I've never heard this term, but it is an interesting concept, and perfect for those who are laid off or unsatisfied at their current job.

pkmcr on 02/24/2014

Thanks ever so much for sharing your practical experience and obvious enthusiasm for this type of career - it's really appreciated

WordChazer on 02/23/2014

I took a part time editing role a few years ago as a way to start work for the University and get some much-needed time away from my then full time role which had been consuming mind, body and health for seven years. Best thing I ever did. I'm going the same route at the moment, where I have a main role of 30 hours a week and a side role building up helping the same team with admin not associated with my main role, so paid separately. In addition I have several hours' freelancing a week and am working on making my decluttering project into a sideline as well. It suits my ADHD fleabrain attitude which hits at certain times of the month, where concentrating on one thing at a time is just not going to happen. And it keeps my bank account buoyant with little and often payments rather than one lump sum a month which then drains slowly away through the month.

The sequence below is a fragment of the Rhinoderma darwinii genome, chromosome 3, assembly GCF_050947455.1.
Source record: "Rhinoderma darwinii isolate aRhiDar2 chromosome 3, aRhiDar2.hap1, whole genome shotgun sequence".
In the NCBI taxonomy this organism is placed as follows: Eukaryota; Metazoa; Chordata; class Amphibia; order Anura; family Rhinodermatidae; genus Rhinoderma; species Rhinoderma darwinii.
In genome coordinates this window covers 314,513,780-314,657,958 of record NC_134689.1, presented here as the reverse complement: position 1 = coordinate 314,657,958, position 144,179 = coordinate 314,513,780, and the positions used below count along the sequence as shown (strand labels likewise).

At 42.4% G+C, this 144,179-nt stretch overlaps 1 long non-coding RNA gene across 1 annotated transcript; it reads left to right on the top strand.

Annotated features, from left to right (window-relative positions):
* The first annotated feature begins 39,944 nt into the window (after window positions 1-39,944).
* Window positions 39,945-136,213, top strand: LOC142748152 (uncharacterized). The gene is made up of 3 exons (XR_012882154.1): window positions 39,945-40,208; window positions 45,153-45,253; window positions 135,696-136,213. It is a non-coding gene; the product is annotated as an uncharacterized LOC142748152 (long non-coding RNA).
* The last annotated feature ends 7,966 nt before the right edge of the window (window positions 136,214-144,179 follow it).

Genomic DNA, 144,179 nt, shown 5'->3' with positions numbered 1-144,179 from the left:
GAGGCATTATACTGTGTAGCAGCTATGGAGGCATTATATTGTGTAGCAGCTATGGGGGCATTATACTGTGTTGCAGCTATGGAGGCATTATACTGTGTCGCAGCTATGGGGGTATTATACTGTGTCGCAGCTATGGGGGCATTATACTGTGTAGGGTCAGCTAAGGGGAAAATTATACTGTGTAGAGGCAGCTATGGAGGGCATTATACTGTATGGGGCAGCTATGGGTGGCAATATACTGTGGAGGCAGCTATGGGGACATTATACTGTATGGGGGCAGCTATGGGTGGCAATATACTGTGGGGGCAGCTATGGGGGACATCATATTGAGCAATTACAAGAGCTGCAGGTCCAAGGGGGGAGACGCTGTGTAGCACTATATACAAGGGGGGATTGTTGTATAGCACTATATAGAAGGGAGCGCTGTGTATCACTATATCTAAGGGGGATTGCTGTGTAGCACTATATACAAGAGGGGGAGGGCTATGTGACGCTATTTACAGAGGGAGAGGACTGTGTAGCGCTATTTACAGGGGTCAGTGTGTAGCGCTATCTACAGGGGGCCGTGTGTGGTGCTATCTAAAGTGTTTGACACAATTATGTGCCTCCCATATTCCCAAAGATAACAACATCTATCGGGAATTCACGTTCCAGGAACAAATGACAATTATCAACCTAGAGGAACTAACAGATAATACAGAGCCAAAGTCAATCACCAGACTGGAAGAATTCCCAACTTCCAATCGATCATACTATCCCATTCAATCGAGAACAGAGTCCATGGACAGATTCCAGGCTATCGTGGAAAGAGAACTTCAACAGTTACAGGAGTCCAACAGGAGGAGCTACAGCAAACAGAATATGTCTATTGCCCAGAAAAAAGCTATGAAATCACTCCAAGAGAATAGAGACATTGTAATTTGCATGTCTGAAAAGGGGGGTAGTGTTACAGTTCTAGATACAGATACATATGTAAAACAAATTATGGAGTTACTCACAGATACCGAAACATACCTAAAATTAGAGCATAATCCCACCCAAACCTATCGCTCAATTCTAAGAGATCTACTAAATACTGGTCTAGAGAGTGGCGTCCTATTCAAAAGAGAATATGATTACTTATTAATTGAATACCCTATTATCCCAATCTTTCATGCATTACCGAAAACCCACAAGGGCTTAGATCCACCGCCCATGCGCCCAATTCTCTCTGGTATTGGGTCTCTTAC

frankbeswick on 02/23/2014

Another advantage to a portfolio career is that as you age you may find the pressures of a modern conventional career too demanding. For example, I know that at nearly sixty four I could not return to the emotional demands of a modern job in teaching, but in a portfolio career I can adjust so that I can cope.

pkmcr on 02/23/2014

Thanks Jo I appreciate you taking the time to share your experience and yes I am looking forward to seeing the poll results over time.

Jo_Murphy on 02/23/2014

I am similar to Frank but I centre around the Arts and ESL aspects of Education. I don't know if I could go back to one long slog again. (Perhaps I will) I was interested to see your poll results! Jo

pkmcr on 02/23/2014

Thanks so much for sharing your experience Frank and how much you love it - really appreciate it.

frankbeswick on 02/23/2014

A portfolio career is what I have. I combine private tution [my main income, self employed] marking public exam papers, writing, invigilating exams and a little occasional teaching.Add to these my self reliant activities. I love it and would not want to go back to one role in the system. I think that the job suits an individualist who does not conform to the system. But my acivities all centre around one broad area: education.

pkmcr on 02/23/2014

Thanks Mira that's kind of you. Yes I think you have to definitely have the right mindset to take it forward although doing what really resonates with you and your values can be a great bonus.